Philosophy 213 - 11.3.4 Max Weber and Descriptive Legitimacy

Legitimacy can be descriptive (an explanation of authority) or normative (a justification for authority). Hobbes and Locke tackled issues of normative legitimacy. A descriptive account of legitimacy can be found in sociologist Max Weber’s (1864–1920) influential essay “Three Types of Legitimate Rule,” in which he identifies three sources of legitimacy: traditional, charismatic, and rational-legal.

Traditional Legitimacy

Traditional legitimacy, not surprisingly, relies on tradition, or long-standing practice, to determine authority. Once a system is deemed legitimate, power is granted to certain individuals based either on inheritance or a belief that they are given rule through divine right. Al-Farabi’s idea of a supreme ruler is one such example. Perhaps the most common form of traditional legitimacy, however, is monarchy: a system in which the state is ruled by a single individual, usually for the duration of their lifetime. In an absolute monarchy, the right to rule usually is grounded in the notion that the monarchy was established by God and derives its authority from God (known as the divine right of kings). As such, the monarchies in medieval Europe, for example, were not beholden to any form of constitutional authority. In a constitutional monarchy, the head of state is subject to a constitution.

Charismatic Legitimacy

Charismatic legitimacy is granted to an authority figure who has tremendous social appeal. Citizens of society grant these figures power to speak and act on their behalf due to their perceived ability to understand and empathize with the people they represent. Charismatic figures may or may not hold official government positions. Nelson Mandela (1918–2013) is an example of a charismatic authority figure who held great influence as an anti-apartheid activist even prior to becoming president of South Africa. Weber maintained that this is the most unstable form of authority because it is dependent on the individual and can be lost through death or a failure to live up to expectations.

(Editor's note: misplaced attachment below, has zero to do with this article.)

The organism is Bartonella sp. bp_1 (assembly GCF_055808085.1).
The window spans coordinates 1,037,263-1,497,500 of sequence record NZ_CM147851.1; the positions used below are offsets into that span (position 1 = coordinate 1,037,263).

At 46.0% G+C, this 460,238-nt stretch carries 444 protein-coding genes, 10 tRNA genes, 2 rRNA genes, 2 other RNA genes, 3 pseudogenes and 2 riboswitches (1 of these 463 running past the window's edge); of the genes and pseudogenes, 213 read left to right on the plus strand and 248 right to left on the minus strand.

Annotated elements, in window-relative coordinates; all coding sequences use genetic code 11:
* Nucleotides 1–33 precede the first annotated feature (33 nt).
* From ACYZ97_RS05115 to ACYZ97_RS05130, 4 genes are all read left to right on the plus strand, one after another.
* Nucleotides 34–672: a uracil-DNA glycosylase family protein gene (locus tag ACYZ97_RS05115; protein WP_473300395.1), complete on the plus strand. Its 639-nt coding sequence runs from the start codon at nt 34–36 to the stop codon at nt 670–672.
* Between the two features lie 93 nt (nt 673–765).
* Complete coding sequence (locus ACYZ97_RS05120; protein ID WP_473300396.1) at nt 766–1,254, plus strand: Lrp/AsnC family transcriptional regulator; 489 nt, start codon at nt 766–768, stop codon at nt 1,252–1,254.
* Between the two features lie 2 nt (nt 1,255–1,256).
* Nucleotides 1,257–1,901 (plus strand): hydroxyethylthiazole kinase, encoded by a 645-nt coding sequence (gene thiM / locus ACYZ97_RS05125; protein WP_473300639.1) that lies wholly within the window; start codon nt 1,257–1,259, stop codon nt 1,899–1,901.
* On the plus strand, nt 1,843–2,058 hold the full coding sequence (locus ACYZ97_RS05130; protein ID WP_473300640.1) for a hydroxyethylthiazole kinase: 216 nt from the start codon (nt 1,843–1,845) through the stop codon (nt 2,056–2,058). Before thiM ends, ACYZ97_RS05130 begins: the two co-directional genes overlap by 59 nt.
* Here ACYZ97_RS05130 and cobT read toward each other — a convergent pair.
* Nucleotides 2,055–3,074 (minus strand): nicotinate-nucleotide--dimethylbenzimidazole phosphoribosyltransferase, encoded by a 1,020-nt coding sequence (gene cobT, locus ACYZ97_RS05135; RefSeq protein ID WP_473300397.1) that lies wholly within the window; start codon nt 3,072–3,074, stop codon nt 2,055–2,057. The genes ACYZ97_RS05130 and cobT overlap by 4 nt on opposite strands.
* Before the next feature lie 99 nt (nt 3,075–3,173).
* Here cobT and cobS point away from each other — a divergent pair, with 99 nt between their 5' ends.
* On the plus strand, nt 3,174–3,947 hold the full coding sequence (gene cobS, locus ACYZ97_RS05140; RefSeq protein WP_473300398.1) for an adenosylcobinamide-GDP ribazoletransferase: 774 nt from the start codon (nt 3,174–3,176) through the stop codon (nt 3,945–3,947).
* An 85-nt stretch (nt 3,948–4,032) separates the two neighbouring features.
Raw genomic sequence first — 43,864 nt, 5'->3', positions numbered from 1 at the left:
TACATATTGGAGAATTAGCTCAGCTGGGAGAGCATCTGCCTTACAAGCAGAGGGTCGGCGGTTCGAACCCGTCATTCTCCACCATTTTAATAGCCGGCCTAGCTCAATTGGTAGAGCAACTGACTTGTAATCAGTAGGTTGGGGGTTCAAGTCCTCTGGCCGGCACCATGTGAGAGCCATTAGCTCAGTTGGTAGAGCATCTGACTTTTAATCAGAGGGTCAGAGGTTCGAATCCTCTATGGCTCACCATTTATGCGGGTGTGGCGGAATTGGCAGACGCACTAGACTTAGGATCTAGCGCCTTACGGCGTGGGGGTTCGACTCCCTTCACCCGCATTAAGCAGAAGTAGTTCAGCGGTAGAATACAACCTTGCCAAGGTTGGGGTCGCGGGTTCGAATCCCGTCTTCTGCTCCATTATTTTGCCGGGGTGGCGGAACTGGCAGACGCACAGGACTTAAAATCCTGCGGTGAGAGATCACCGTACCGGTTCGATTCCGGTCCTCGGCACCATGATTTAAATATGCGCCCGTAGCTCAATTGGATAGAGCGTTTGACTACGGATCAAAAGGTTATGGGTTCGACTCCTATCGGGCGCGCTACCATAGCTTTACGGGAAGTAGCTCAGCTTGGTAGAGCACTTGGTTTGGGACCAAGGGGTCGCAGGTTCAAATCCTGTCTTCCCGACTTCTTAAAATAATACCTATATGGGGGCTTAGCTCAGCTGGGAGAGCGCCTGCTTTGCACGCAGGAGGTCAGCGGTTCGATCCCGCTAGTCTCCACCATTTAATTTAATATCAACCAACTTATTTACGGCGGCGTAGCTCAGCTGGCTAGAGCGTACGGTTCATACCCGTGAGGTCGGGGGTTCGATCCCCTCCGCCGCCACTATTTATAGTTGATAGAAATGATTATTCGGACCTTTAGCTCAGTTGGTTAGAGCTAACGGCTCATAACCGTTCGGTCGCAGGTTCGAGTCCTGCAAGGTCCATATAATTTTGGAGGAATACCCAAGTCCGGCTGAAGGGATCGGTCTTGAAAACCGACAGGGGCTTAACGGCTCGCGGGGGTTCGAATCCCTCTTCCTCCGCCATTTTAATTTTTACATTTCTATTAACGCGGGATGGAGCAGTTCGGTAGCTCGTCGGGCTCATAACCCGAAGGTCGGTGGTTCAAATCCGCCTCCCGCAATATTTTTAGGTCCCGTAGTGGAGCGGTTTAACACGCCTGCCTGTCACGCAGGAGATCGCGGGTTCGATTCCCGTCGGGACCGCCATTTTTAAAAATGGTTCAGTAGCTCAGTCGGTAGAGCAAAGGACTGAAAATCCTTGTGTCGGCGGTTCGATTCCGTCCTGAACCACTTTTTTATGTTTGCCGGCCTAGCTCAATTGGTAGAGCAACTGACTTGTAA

A photograph of South African President Nelson Mandela standing with U.S. President Bill Clinton.
Figure 11.6 Two leaders often described as charismatic: South African president Nelson Mandela (center) with US president Bill Clinton (left). Prior to serving as the first Black president of South Africa, Mandela spent 27 years in prison for leading the anti-apartheid movement. (credit: “Philadelphia Freedom Festival & Awards” by Robert McNeely/White House Photograph Office/Clinton Digital Library, Public Domain)

Rational-Legal Legitimacy

Finally, rational-legal legitimacy comes from belief in the government itself rather than a specific individual. A leader is justified in upholding laws and setting policy as long as they are working within the established structure. Modern representative democracies are examples of this form of authority. Individuals are elected to hold positions within the government for a specified period of time, or term. When the term is over, the position is turned over to another elected individual. While people may not always have faith in the individual elected to office, they retain faith in the legitimacy of the office itself. Weber saw this form of legitimacy as the most stable.

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The content of this course has been taken from the free Philosophy textbook by Openstax